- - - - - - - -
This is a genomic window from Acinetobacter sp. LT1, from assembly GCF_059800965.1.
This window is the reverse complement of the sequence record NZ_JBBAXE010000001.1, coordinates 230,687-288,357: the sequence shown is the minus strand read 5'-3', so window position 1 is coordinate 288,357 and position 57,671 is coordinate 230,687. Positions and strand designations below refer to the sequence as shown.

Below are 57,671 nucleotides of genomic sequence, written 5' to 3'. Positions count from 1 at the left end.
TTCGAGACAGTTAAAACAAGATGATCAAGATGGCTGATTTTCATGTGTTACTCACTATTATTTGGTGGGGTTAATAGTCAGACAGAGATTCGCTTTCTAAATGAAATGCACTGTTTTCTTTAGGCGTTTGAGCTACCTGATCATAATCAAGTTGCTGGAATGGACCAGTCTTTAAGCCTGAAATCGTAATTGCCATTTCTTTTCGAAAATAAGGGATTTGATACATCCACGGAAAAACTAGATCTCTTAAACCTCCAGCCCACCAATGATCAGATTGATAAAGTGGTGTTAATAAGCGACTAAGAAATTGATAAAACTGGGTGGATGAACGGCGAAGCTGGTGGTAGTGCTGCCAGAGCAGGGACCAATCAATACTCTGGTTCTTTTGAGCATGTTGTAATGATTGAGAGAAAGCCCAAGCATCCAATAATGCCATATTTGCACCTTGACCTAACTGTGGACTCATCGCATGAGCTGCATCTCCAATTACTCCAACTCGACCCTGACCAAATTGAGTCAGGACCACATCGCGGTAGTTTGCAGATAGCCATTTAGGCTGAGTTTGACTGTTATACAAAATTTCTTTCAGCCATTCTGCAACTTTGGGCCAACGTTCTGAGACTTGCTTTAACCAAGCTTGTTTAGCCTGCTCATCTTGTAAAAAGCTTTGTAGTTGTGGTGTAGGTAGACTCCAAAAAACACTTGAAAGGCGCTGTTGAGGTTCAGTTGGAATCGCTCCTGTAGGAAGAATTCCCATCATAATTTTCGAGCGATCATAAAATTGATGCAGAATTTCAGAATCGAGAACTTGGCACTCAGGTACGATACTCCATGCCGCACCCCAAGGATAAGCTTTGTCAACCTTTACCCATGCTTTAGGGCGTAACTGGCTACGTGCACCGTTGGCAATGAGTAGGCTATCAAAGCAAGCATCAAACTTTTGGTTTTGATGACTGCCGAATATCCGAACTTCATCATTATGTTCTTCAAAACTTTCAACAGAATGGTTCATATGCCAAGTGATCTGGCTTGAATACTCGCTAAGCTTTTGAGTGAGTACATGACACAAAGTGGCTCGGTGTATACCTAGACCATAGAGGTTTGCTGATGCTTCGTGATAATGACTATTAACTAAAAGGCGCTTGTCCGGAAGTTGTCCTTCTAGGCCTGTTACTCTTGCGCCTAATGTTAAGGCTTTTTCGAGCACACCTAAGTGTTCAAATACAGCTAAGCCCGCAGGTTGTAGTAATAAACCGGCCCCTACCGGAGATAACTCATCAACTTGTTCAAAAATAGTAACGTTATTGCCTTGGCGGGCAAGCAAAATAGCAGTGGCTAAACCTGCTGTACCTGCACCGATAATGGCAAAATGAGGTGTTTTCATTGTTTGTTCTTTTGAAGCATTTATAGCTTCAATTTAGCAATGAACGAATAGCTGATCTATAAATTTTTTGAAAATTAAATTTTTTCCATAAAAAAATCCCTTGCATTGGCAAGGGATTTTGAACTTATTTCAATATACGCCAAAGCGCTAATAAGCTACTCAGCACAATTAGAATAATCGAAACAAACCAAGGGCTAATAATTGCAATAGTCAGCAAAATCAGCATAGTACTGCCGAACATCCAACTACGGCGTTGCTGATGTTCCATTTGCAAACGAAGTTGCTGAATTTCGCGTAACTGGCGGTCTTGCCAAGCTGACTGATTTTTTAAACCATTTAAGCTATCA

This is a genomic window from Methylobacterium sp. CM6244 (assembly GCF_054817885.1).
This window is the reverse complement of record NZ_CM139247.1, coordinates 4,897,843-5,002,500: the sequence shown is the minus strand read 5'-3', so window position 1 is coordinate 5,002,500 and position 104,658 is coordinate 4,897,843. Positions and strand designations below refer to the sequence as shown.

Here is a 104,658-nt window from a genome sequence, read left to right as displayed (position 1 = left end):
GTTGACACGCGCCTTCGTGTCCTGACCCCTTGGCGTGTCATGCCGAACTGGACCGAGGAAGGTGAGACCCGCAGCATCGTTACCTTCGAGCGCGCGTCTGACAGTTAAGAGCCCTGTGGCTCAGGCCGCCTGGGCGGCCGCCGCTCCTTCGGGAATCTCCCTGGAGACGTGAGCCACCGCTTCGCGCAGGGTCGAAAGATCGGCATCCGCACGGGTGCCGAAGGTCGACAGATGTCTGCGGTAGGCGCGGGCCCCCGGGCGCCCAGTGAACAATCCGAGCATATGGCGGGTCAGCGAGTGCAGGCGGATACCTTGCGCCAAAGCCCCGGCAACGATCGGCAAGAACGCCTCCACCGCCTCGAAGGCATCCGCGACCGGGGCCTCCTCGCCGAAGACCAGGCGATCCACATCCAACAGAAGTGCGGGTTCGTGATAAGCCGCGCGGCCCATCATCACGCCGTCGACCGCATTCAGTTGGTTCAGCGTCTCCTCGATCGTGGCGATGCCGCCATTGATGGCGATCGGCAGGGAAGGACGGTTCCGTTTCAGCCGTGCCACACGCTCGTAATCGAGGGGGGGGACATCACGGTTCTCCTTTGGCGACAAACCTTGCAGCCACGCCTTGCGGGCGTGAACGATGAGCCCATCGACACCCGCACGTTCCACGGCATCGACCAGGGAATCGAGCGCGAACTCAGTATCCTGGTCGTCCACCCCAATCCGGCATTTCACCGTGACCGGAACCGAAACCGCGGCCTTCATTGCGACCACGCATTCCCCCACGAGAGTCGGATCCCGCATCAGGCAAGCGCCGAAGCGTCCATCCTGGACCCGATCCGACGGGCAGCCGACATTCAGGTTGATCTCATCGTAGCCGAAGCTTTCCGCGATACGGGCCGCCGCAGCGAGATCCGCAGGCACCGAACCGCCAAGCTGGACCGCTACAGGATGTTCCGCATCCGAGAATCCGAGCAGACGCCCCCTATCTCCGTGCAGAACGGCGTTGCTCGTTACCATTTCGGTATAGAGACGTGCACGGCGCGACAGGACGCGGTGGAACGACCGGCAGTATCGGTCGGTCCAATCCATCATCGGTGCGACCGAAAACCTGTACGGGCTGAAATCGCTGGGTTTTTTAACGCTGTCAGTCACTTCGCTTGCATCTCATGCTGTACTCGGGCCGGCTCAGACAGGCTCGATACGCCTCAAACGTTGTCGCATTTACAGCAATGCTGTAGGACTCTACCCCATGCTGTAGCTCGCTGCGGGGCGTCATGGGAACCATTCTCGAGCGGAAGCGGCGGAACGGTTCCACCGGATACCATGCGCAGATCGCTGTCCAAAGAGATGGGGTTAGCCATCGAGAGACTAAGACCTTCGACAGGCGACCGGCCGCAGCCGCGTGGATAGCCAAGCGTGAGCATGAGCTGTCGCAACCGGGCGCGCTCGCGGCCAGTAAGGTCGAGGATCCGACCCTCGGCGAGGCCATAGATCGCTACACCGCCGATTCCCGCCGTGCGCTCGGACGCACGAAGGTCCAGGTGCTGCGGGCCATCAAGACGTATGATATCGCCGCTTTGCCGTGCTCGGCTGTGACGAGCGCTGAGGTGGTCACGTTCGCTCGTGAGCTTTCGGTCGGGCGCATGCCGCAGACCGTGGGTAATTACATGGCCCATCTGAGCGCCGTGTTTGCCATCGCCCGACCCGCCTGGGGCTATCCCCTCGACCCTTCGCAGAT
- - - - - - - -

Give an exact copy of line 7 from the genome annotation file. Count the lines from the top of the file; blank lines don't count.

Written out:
Here is a 104,658-nt window from a genome sequence, read left to right as displayed (position 1 = left end):